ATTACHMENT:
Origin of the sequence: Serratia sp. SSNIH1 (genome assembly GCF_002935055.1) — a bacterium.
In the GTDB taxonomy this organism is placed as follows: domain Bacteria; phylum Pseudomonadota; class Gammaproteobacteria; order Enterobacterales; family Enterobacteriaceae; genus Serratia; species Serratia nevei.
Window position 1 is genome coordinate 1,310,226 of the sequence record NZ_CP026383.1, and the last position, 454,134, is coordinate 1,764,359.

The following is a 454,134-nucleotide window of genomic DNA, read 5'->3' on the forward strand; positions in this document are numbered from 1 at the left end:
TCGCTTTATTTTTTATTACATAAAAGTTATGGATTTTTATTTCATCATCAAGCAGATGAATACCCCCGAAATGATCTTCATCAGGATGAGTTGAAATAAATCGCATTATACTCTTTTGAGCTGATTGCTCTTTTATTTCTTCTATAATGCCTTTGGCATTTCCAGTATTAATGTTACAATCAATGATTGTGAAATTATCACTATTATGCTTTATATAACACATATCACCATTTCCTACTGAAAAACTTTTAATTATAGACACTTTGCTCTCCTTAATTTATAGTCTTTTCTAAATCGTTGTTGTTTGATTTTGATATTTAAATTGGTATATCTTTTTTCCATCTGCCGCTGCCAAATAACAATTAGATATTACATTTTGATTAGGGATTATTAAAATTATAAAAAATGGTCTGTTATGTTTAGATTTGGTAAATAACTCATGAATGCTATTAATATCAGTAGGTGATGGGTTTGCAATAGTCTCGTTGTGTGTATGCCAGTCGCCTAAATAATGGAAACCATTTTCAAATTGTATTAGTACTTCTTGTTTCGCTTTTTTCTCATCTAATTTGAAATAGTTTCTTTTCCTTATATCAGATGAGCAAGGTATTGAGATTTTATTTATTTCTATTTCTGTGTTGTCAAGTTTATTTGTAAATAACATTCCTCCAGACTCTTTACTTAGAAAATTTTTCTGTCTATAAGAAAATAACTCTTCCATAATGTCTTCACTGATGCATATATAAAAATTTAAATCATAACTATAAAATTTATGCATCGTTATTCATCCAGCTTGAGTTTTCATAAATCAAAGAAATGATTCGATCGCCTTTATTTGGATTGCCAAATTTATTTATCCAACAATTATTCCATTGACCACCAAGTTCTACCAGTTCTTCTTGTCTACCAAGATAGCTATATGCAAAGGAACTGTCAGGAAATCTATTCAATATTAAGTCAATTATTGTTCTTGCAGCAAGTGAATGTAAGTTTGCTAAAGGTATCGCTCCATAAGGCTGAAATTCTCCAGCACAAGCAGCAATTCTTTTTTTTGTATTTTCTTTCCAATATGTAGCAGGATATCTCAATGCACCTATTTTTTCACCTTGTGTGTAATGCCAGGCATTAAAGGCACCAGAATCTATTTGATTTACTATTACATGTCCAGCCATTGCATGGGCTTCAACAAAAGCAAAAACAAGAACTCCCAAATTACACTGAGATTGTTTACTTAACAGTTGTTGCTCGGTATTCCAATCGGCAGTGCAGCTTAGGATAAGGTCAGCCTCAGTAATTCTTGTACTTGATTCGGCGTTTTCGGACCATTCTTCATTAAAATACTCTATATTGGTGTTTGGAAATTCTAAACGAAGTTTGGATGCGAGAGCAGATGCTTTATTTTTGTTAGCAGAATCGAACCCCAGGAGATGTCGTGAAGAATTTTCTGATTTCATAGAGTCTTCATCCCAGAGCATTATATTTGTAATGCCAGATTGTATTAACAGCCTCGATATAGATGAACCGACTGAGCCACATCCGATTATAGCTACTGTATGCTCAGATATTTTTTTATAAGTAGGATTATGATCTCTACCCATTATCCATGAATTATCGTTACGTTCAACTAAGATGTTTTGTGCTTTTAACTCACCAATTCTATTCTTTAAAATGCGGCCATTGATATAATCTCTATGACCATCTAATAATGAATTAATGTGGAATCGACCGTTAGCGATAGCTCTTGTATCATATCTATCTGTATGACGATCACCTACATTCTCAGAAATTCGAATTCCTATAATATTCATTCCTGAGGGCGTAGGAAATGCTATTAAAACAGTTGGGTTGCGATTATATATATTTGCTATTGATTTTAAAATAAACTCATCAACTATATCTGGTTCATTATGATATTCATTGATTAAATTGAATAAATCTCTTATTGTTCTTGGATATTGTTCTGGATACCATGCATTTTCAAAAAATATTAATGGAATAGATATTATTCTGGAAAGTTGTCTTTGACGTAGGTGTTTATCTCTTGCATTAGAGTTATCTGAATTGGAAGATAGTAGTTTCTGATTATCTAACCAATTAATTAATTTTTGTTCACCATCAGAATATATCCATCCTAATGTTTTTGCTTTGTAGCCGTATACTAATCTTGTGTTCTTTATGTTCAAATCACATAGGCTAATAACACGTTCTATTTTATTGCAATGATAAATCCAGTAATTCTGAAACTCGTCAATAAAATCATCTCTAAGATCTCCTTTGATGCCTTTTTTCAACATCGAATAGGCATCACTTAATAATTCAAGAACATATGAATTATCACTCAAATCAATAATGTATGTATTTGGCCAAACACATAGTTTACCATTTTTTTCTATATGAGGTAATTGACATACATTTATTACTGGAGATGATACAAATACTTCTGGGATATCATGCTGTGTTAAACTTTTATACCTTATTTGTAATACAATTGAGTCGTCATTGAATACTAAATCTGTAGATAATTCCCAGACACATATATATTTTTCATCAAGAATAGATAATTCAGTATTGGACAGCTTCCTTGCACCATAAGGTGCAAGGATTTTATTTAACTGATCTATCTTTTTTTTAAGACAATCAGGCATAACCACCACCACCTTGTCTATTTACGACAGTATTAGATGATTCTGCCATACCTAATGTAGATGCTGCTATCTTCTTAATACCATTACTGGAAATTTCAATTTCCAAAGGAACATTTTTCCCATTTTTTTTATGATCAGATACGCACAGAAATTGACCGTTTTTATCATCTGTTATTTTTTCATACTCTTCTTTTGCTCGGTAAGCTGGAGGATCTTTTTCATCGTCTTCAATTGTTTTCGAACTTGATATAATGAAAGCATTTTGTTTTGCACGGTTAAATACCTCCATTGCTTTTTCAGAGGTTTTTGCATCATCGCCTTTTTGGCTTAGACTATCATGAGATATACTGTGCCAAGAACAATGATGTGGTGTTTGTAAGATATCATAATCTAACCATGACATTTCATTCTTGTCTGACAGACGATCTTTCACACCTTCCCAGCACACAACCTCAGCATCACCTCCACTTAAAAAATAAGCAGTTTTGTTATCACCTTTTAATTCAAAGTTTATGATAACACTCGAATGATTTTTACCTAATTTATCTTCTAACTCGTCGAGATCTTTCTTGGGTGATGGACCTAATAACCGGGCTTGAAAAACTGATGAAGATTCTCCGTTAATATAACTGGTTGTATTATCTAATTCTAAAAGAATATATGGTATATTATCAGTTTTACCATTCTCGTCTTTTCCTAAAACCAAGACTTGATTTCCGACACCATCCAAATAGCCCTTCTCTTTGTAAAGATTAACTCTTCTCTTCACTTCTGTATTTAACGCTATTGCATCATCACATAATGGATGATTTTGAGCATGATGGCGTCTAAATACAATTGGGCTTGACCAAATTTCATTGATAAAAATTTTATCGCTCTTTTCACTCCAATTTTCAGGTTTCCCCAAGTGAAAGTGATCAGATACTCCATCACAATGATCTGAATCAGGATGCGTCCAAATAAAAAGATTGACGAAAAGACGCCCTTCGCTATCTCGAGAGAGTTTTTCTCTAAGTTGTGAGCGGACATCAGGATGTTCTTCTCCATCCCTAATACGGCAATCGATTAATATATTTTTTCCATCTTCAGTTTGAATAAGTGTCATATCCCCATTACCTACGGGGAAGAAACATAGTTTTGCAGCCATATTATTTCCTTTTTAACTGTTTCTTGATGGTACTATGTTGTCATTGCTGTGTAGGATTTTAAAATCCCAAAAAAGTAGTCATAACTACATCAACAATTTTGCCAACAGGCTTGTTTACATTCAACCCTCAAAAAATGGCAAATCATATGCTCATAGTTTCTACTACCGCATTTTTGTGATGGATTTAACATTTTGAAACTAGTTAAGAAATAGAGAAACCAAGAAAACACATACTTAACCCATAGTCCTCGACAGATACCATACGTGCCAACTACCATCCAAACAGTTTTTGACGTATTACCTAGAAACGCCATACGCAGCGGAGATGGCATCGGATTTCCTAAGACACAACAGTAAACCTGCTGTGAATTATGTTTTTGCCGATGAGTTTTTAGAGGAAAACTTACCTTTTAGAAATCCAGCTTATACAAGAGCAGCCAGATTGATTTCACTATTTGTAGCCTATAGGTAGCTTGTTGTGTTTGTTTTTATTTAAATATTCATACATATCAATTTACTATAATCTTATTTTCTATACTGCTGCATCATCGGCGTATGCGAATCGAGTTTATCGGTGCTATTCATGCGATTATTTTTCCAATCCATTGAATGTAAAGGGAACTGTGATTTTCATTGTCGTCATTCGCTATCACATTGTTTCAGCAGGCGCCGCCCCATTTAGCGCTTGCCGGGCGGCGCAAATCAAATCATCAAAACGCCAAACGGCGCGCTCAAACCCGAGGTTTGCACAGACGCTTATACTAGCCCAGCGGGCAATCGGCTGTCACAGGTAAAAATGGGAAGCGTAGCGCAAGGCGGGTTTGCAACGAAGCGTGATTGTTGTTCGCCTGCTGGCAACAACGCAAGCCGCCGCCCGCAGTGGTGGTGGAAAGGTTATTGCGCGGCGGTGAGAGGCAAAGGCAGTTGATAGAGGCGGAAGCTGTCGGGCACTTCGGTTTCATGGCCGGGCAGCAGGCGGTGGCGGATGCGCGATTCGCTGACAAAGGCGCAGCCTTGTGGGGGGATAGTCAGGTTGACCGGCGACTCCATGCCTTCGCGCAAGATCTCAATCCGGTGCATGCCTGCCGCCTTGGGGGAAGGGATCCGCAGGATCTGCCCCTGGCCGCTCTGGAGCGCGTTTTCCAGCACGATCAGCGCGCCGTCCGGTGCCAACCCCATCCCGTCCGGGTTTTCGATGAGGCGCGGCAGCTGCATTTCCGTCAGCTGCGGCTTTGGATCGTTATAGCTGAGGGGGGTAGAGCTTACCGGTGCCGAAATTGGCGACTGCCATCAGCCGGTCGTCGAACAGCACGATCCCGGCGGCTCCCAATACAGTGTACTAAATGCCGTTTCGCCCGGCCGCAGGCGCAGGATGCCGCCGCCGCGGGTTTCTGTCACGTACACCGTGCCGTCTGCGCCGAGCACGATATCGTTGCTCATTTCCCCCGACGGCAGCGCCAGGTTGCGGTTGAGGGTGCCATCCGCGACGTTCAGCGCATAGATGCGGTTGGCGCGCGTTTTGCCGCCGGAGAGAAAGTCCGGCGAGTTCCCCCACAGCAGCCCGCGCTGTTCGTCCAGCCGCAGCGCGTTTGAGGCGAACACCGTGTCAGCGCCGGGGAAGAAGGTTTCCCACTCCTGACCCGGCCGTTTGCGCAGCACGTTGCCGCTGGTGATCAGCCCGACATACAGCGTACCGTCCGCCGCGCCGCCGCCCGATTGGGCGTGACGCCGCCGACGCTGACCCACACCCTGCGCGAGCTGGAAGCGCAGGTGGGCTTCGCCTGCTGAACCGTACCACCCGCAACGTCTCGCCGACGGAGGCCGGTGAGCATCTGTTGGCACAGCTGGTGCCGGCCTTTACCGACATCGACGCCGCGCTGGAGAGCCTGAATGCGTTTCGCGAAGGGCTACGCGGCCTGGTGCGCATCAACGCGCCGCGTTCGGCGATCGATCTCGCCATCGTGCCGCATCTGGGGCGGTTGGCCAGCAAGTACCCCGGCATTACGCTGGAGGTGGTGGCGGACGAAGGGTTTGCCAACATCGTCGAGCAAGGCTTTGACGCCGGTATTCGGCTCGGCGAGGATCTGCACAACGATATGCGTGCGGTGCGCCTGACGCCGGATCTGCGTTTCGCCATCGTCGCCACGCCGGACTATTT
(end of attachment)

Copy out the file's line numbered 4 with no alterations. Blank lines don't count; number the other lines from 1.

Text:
The following is a 454,134-nucleotide window of genomic DNA, read 5'->3' on the forward strand; positions in this document are numbered from 1 at the left end: